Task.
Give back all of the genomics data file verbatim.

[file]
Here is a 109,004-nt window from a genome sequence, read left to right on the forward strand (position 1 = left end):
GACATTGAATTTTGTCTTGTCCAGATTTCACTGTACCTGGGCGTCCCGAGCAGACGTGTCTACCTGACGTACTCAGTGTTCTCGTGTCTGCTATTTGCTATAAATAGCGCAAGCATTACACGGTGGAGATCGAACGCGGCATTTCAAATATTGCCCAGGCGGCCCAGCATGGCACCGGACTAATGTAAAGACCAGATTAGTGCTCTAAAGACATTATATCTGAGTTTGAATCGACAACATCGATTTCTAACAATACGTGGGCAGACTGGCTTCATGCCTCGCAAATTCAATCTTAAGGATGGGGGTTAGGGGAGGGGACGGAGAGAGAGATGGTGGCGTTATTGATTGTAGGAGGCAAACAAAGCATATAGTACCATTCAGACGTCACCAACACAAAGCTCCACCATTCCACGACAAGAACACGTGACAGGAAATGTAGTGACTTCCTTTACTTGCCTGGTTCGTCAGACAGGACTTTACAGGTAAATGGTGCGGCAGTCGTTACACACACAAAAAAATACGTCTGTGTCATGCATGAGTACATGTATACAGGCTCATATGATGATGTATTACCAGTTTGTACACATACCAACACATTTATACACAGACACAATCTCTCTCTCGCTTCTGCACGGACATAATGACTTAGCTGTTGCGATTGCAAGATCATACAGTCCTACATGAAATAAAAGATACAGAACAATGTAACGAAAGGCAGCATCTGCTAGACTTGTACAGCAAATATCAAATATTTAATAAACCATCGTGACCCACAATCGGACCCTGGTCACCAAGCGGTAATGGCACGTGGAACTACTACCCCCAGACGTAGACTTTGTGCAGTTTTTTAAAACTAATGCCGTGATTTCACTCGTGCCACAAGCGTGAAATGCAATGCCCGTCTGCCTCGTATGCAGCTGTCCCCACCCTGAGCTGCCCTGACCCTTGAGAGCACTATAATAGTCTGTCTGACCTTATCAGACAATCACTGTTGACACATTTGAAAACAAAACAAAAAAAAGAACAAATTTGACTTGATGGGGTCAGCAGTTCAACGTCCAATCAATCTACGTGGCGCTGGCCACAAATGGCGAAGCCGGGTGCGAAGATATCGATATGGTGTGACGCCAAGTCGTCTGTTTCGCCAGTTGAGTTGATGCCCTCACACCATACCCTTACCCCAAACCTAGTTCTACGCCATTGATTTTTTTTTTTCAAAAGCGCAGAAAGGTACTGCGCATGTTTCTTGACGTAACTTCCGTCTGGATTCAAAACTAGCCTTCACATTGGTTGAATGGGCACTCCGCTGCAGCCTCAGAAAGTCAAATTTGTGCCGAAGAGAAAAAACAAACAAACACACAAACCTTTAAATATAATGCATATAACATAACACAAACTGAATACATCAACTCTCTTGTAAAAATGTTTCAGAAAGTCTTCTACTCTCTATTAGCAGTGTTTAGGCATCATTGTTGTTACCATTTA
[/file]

Here is a 109,004-nt window from a genome sequence, read left to right on the forward strand (position 1 = left end):
GACATTGAATTTTGTCTTGTCCAGATTTCACTGTACCTGGGCGTCCCGAGCAGACGTGTCTACCTGACGTACTCAGTGTTCTCGTGTCTGCTATTTGCTATAAATAGCGCAAGCATTACACGGTGGAGATCGAACGCGGCATTTCAAATATTGCCCAGGCGGCCCAGCATGGCACCGGACTAATGTAAAGACCAGATTAGTGCTCTAAAGACATTATATCTGAGTTTGAATCGACAACATCGATTTCTAACAATACGTGGGCAGACTGGCTTCATGCCTCGCAAATTCAATCTTAAGGATGGGGGTTAGGGGAGGGGACGGAGAGAGAGATGGTGGCGTTATTGATTGTAGGAGGCAAACAAAGCATATAGTACCATTCAGACGTCACCAACACAAAGCTCCACCATTCCACGACAAGAACACGTGACAGGAAATGTAGTGACTTCCTTTACTTGCCTGGTTCGTCAGACAGGACTTTACAGGTAAATGGTGCGGCAGTCGTTACACACACAAAAAAATACGTCTGTGTCATGCATGAGTACATGTATACAGGCTCATATGATGATGTATTACCAGTTTGTACACATACCAACACATTTATACACAGACACAATCTCTCTCTCGCTTCTGCACGGACATAATGACTTAGCTGTTGCGATTGCAAGATCATACAGTCCTACATGAAATAAAAGATACAGAACAATGTAACGAAAGGCAGCATCTGCTAGACTTGTACAGCAAATATCAAATATTTAATAAACCATCGTGACCCACAATCGGACCCTGGTCACCAAGCGGTAATGGCACGTGGAACTACTACCCCCAGACGTAGACTTTGTGCAGTTTTTTAAAACTAATGCCGTGATTTCACTCGTGCCACAAGCGTGAAATGCAATGCCCGTCTGCCTCGTATGCAGCTGTCCCCACCCTGAGCTGCCCTGACCCTTGAGAGCACTATAATAGTCTGTCTGACCTTATCAGACAATCACTGTTGACACATTTGAAAACAAAACAAAAAAAAGAACAAATTTGACTTGATGGGGTCAGCAGTTCAACGTCCAATCAATCTACGTGGCGCTGGCCACAAATGGCGAAGCCGGGTGCGAAGATATCGATATGGTGTGACGCCAAGTCGTCTGTTTCGCCAGTTGAGTTGATGCCCTCACACCATACCCTTACCCCAAACCTAGTTCTACGCCATTGATTTTTTTTTTTCAAAAGCGCAGAAAGGTACTGCGCATGTTTCTTGACGTAACTTCCGTCTGGATTCAAAACTAGCCTTCACATTGGTTGAATGGGCACTCCGCTGCAGCCTCAGAAAGTCAAATTTGTGCCGAAGAGAAAAAACAAACAAACACACAAACCTTTAAATATAATGCATATAACATAACACAAACTGAATACATCAACTCTCTTGTAAAAATGTTTCAGAAAGTCTTCTACTCTCTATTAGCAGTGTTTAGGCATCATTGTTGTTACCATTTA